Britain will have to eat far less meat and dairy than previously thought to achieve climate change targets, with households required to reduce consumption by up to half, a government-funded report has warned. The reduction that may be needed to achieve carbon neutrality by 2050 is greater than that proposed last year by the Committee on Climate Change, which said that the consumption of beef, lamb and dairy would need to fall by a fifth. The public must move to a far more plant-based diet even if there is massive expansion of wind and solar farms and development of carbon capture and storage systems, Energy Systems Catapult (ESC), a not-for-profit centre, reported. It added, however: “This may need to be reduced by 50 per cent (19 million tonnes saved) depending on the success of other measures.”
Times 10th March 2020 read more »
The UK cannot go climate neutral much before 2050 unless people stop flying and eating red meat almost completely, a report says. But it warns that the British public do not look ready to take such steps and substantially change their lifestyle. The report challenges the views of campaign group Extinction Rebellion. It believes the UK target of climate neutrality by 2050 will result in harm to the climate. The claim comes from the government-funded research group Energy Systems Catapult, whose computer models are used by the Committee on Climate Change, which advises government. Its report says: “A number of groups have called for net zero to be accelerated to 2025, 2030 or 2040. “Achieving net zero significantly earlier than 2050 in our modelling exceeds even our most speculative measures, with rates of change for power, heat and road transport that push against the bounds of plausibility.”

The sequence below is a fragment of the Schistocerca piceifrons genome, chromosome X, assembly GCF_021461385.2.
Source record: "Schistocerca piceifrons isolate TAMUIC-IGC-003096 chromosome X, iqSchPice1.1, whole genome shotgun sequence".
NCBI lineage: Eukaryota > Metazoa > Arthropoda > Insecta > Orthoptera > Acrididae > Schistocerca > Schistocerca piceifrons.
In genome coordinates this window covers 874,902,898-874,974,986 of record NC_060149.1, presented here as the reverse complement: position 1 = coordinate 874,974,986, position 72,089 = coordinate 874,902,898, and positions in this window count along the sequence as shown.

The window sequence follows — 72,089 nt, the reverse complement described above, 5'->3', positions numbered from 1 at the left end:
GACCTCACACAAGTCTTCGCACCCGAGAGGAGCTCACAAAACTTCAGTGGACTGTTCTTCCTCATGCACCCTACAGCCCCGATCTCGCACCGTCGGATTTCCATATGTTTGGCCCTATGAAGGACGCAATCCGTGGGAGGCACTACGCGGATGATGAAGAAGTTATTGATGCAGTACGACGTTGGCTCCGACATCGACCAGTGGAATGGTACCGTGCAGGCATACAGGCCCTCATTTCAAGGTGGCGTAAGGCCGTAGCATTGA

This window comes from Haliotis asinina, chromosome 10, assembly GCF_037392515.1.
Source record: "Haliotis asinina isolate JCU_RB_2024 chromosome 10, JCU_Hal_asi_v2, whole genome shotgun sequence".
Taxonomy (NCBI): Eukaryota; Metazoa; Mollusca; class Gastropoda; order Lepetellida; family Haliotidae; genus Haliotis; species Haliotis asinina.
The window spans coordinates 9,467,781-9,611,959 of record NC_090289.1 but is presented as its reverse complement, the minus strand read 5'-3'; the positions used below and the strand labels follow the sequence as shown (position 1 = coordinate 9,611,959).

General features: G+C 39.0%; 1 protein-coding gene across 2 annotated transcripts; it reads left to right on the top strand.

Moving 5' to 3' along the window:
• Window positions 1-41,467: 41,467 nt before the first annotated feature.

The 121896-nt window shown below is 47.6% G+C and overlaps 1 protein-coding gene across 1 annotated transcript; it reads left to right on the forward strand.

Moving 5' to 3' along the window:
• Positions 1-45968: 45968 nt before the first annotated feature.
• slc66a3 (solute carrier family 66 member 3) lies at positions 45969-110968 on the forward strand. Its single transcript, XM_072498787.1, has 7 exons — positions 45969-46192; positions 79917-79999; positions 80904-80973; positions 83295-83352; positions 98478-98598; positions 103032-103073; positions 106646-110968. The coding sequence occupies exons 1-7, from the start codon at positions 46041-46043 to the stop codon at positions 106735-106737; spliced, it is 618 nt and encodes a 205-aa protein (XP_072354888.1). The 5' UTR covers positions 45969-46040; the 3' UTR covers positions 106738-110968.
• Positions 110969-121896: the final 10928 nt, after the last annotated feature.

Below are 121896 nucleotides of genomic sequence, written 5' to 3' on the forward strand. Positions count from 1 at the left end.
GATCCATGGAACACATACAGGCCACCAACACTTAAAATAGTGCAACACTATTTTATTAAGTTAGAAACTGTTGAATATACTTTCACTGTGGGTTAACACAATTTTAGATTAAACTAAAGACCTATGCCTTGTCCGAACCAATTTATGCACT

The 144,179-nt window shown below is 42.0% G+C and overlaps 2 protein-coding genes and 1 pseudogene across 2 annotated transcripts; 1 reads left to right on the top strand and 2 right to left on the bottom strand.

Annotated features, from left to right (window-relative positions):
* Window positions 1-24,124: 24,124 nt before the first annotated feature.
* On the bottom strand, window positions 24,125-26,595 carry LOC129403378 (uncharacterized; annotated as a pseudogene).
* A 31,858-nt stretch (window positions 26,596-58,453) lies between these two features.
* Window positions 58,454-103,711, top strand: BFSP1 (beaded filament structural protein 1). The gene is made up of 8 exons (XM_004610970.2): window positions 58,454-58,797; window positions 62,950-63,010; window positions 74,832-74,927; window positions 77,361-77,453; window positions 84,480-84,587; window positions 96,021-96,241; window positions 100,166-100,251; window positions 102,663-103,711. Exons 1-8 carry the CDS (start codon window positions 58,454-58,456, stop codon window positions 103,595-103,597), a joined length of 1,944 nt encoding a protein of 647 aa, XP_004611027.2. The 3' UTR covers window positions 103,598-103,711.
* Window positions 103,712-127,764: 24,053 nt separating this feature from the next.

BBC 10th March 2020 read more »
A new report by Energy Systems Catapult has found Net Zero by 2050 is possible if the UK supports innovation and scale-up across three essential areas – Low Carbon Technology, Land Use and Lifestyle. The Innovating to Net Zero report modelled 100s of potential pathways to 2050 – ramping up or down different technologies and behaviour changes – to understand the combinations, interactions and trade-offs of competing decarbonisation approaches. Meeting the UK’s Net Zero target will require unprecedented innovation across the economy. Innovation not just in new technologies, but in new ways of deploying existing technologies, new business models, new consumer offerings, and, crucially, new policy, regulation and market design.
ES Catapult 10th March 2020 read more »